7. Use regional dialect, patois, sparingly.
Once you start spelling words in dialogue phonetically and loading the page with apostrophes, you won’t be able to stop. (Mr.Leonard is too polite to say it, but Your Editor will add: And you'll probably sound like you don't know what you're doing in the bargain.)

9. Don’t go into great detail describing places and things.

And finally:
10. Try to leave out the part that readers tend to skip.

My most important rule is one that sums up the 10.
If it sounds like writing, I rewrite it.

Somebody wants to translate that into Latin, we can put it above the lions and call it good.

Friday, March 17, 2006

Life imitates J4400

Good old real life, jumping in again to remind us that all the boring stuff in your basic editing classes is actually there for some sort of reason, honest.

Tuesday's discussion was about bad reasoning, particularly stuff that sources try to push past us or stuff journalists do to themselves. And it touched on errors of ambiguity, as in the textbook* example of the fallacy of equivocation: "I gave you my reasons, but you don't listen to reason!" The misunderstanding comes from the shifting meanings of "reason" in the sentence: "I gave you my (explanation/justification), but you don't listen to (sound thought or judgment)."

Comes now Thursday and the onset of Operation Swarmer, as urgented by the AP: U.S. and Iraqi forces on Thursday launched what was termed the largest air assault since the U.S.-led invasion, targeting insurgent strongholds north of the capital, the U.S. military said.

Well, that seems to have gotten editors' and designers' attention, leading to heds on the order of "U.S. attack in Iraq massive" (see the page here) with, well, no story but some bullet points to hold them up. Papers still covering Iraq on their own (and running stories rather than bullet items) didn't necessarily fare much better; the Chicago Tribune lede pointed to an "airborne assault near Samarra that the military described as one of the largest of the war."

It's nice to see the now-three-year-old Iraq war pushing its way onto the front despite the onset of the basketball tournament.** But is this smoke-'em-out effort being played in tune with its scale and relevance? A refreshing rejoinder, appropriately if snarkily titled "Airtime assault," at the BBC points to the success of equivocation here.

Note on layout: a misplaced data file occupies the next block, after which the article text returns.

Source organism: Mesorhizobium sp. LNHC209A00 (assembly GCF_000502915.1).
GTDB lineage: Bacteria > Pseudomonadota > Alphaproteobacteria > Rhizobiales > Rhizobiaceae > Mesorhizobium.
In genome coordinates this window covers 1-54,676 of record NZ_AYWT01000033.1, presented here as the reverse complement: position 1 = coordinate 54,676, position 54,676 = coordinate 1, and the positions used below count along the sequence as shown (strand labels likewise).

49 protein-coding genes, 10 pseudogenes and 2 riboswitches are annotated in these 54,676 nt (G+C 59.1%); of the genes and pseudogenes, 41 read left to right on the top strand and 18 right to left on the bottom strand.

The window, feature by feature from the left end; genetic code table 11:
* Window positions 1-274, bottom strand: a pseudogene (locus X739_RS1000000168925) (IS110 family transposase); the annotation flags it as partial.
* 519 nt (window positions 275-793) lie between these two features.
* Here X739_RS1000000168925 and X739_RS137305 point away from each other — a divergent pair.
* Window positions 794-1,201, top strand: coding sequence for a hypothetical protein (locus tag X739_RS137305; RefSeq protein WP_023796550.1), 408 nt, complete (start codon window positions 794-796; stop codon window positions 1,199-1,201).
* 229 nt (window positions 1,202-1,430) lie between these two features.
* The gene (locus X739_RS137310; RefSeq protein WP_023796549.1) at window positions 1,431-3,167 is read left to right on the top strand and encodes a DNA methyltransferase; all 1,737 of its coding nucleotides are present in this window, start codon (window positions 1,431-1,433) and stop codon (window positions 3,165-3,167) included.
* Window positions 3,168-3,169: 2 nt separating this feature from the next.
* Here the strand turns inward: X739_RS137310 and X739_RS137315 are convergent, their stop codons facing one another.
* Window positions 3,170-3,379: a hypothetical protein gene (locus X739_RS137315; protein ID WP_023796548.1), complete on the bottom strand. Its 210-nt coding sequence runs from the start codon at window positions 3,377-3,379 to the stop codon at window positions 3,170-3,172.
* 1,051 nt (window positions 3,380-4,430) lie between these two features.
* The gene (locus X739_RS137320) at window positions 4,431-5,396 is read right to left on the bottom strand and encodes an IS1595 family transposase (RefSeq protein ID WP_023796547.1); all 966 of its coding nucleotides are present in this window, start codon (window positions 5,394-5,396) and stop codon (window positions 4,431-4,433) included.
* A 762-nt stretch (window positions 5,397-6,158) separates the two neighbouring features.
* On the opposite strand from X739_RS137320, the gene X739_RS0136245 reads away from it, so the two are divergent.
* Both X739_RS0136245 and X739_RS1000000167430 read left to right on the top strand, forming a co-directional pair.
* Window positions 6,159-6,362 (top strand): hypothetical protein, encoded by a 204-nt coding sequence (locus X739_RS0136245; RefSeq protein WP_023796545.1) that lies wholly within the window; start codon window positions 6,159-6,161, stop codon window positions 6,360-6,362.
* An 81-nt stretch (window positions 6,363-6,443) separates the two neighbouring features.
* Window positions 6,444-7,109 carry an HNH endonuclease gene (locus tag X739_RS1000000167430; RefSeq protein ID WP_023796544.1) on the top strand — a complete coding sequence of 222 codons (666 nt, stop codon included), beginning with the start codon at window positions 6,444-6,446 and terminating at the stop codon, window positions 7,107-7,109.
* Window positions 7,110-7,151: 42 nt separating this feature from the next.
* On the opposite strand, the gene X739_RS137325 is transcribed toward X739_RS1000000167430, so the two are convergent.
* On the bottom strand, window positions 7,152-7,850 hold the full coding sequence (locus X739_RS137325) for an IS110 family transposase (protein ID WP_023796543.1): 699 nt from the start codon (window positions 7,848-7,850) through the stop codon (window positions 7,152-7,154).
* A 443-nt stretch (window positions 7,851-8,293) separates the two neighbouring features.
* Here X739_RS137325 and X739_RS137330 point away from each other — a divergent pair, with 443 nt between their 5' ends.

"The international news agencies immediately rang the urgent bells on the story," as the Beeb's Jim Muir puts it. "Around the world, programmes were interrupted as screens flashed the news, which dominated the global media agenda for the next 12 hours or more. On the New York Stock Exchange, oil prices jumped $1.41 a barrel "with a massive US-led air assault in Iraq intensifying jitters about global supplies of crude", as one agency reported it. "

The bloom is a bit off the rose by the Friday ayems coverage. Here's the AP: U.S. and Iraqi troops pressed their sweep through a 100-square-mile swath of central Iraq on Friday in a bid to break up a center of insurgent resistance, the U.S. military said. No resistance or casualties were reported.
"We believe we achieved tactical surprise," Lt. Col. Edward Loomis, spokesman for the 101st Airborne Division, said of the day-old Operation Swarmer. He said about 40 suspects were detained, 10 of whom were later released.
(The BBC says 48, "of whom 17 were freed without delay").

Here's Muir on how it all got so urgent on us:

The use of the phrase "the largest air assault operation" was clearly crucial, raising visions of a massive bombing campaign. In fact, all the phrase meant is that more helicopters were deployed to airlift the the troops into the area than in previous such operations. ... A US military spokesman gave the BBC the following official definition of the term:
"According to US joint [multiservice] doctrine, an air assault is one in which assault forces, using the mobility of rotary wing assets and total integration of available firepower, manoeuvre under the control of a ground or air manoeuvre commander to engage enemy forces or seize key terrain."

Sounds a bit less dramatic if "air assault" only means one thing (troop movement by helicopter), rather than two (BIFF! POW! ZANG!), in the same conversation, doesn't it?

Muir also takes us back through the files: